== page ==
Jacson, the son of Steven and Tabitha McGowan and younger brother of Alex McGowan and Sam McGowan, played for Eric Mattingly at Brownsburg High.

Travel baseball came via the Indiana Outlaws (now Evoshield Canes Midwest).

JACSONMCGOWAN1

Jacson McGowan (27) celebrates with Purdue University baseball teammates. (Purdue University Photo)

JACSONMCGOWAN2

Purdue University baseball head coach Mark Wasikowski (left) exhanges high-fives with Jacson McGowan. (Purdue University Photo)

JACSONMCGOWAN3

Purdue University junior first baseman Jacson McGowan, a Brownsburg High School graduate, is a legitimate power threat in the No. 4 hole. (Purdue University Photo)

 

O’Neil brings discipline, enthusiasm to Danville Warriors baseball

RBILOGOSMALL copy

By STEVE KRAH

http://www.IndianaRBI.com

Backed by an administration and community that makes baseball a priority, second-year head coach Pat O’Neil and his Danville Community High School Warriors are aiming high.

“I want to bring a sense of confidence to the players and the program,” says O’Neil. “They can be as good as they want to be by putting in the correct amount of time, doing things the right way and doing things together.

“I’m taking the same approach I did at Brownsburg. A state championship is your goal. It’s not given to you. You’ve got to put in the effort and go the extra mile. I’m really pleased with the direction the (Danville) program is going.”

Including five seasons at the helm for Fountain Central High School, 10 for Brownburg High School and one for Danville Community, O’Neil’s career record is 348-112.

Armed with discipline, enthusiasm and organization learned as a player and later assistant for high school baseball coaching icon Ken Schreiber while serving on his LaPorte staff for IHSAA state championships in 1987 and 1990, O’Neil led Brownsburg on the diamond from 2001-10. The Bulldogs earned a state crown in 2005 after a state runner-up finishes in 2003 and 2004.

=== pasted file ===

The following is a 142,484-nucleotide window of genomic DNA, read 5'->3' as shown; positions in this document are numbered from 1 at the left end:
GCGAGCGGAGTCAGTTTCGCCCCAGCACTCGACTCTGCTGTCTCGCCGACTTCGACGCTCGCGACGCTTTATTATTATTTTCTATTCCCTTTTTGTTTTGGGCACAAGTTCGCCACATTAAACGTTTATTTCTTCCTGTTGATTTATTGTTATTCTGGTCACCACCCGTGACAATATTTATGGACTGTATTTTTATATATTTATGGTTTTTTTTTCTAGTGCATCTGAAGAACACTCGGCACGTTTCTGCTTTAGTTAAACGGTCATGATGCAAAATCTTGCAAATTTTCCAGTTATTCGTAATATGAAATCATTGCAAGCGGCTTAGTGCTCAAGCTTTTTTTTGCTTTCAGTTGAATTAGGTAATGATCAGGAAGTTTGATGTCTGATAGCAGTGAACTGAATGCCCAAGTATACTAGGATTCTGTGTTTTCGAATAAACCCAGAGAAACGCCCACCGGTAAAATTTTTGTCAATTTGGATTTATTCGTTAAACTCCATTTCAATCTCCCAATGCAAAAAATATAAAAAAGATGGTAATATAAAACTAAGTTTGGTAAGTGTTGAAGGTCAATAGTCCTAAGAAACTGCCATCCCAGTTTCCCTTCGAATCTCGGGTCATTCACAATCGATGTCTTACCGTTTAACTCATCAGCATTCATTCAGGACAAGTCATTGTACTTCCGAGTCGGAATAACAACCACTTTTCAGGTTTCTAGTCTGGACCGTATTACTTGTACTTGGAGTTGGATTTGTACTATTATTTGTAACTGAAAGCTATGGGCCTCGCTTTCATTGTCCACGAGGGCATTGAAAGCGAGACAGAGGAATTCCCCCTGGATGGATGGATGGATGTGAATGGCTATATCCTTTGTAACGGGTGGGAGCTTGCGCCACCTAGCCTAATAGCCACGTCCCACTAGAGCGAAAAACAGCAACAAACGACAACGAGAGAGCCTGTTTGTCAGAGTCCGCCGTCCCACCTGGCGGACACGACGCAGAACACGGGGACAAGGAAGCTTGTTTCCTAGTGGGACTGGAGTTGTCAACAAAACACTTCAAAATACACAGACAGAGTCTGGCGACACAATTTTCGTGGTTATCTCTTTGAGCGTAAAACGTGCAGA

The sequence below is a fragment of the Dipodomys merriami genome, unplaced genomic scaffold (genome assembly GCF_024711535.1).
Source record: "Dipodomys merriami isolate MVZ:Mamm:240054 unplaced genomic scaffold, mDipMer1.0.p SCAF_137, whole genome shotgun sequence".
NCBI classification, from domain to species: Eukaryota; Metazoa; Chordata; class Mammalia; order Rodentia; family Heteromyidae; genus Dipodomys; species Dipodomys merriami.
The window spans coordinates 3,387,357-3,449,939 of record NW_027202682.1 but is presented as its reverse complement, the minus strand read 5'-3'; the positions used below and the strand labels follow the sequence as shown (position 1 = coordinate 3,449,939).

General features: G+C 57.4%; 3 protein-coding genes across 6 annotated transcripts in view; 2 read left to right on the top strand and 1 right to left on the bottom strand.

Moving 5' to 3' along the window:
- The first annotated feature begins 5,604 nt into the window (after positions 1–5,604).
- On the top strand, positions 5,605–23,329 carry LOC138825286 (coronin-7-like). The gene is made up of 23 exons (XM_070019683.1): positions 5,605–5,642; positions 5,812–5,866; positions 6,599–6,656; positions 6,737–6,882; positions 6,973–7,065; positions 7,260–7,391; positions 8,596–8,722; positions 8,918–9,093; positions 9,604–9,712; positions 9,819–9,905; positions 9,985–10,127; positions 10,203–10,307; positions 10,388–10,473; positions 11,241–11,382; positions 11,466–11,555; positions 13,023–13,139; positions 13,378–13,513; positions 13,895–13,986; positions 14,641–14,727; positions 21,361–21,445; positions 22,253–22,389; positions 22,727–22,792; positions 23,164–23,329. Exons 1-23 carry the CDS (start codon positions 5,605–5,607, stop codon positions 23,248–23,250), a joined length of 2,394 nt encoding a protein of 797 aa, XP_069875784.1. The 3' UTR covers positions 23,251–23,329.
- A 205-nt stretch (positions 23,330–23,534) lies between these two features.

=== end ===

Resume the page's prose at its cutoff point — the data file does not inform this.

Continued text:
“The main goal is to get the blue (championship) ring at the end of the season,” says O’Neil, a 1975 LaPorte graduate and younger brother of Indiana High School Baseball Coaches Association Hall of Famer Chip O’Neil. “I’ve got three blue rings and I know how good the blue feels.”

O’Neil coached future major leaguers at Brownsburg — pitchers Lance Lynn and Drew Storen and catcher Tucker Barnhart — and still communicates regularly with all three. In the three years after leaving the Bulldogs program, O’Neil took time off from coaching and saw many of their games.

When Lebanon High School head coach Rick Cosgray was looking for a pitching coach, he invited O’Neil to join the Tigers staff. In the first of his three seasons (2014-16), Lebanon won its first sectional since 2000.

Danville, which won the most-recent of its eight sectional titles in 2015, went 15-11 in 2017 and lost a 1-0 pitchers’ duel to eventual champion Indian Creek in the semifinals of the Class 3A Danville Sectional.

“It just came down to us not making a couple plays in the seventh inning,” says O’Neil, who saw the game’s lone run score on an 0-2 passed ball with two outs in the top of the seventh. Danville had runners at second and third when the game ended.

O’Neil’s varsity assistants are Danville graduates Jake Marckel and John Fuson with Chris Marckel (father of Jake) leading the junior varsity. O’Neil says he expects to have around 36 players in the program in the spring.

The 2018 Warriors will sport a roster full of seniors who are three- and four-year starters.

“They want to send a message that Danville baseball is program to be reckoned with and they want to lead the charge,” says O’Neil, who counts catcher Tarron Lawson, first baseman Ethan Shafer, right-handed pitcher Jackson Wynn, center fielder Dylan Snider, right-hander Tristan Morrell and right-hander/third baseman Isaac McGregor in the Class of 2018.

Lawson, Shafer and Wynn are Danville’s tri-captains. Lawson has committed to Eastern Illinois University while there has been college interest in some of the other Warriors.

O’Neil looks to get contributions from a junior class which includes shortstop/second baseman Blake Mills, utility man Mark Broderick, catcher Shane Bradley and right-hander Max Schumacher.

The importance of the unit is stressed by O’Neil.

“It’s all about team and there’s a role for everybody,” says O’Neil. “We encourage them about doing the best they can.”

The veteran coach notes that it doesn’t really matter where a batter appears on the lineup card.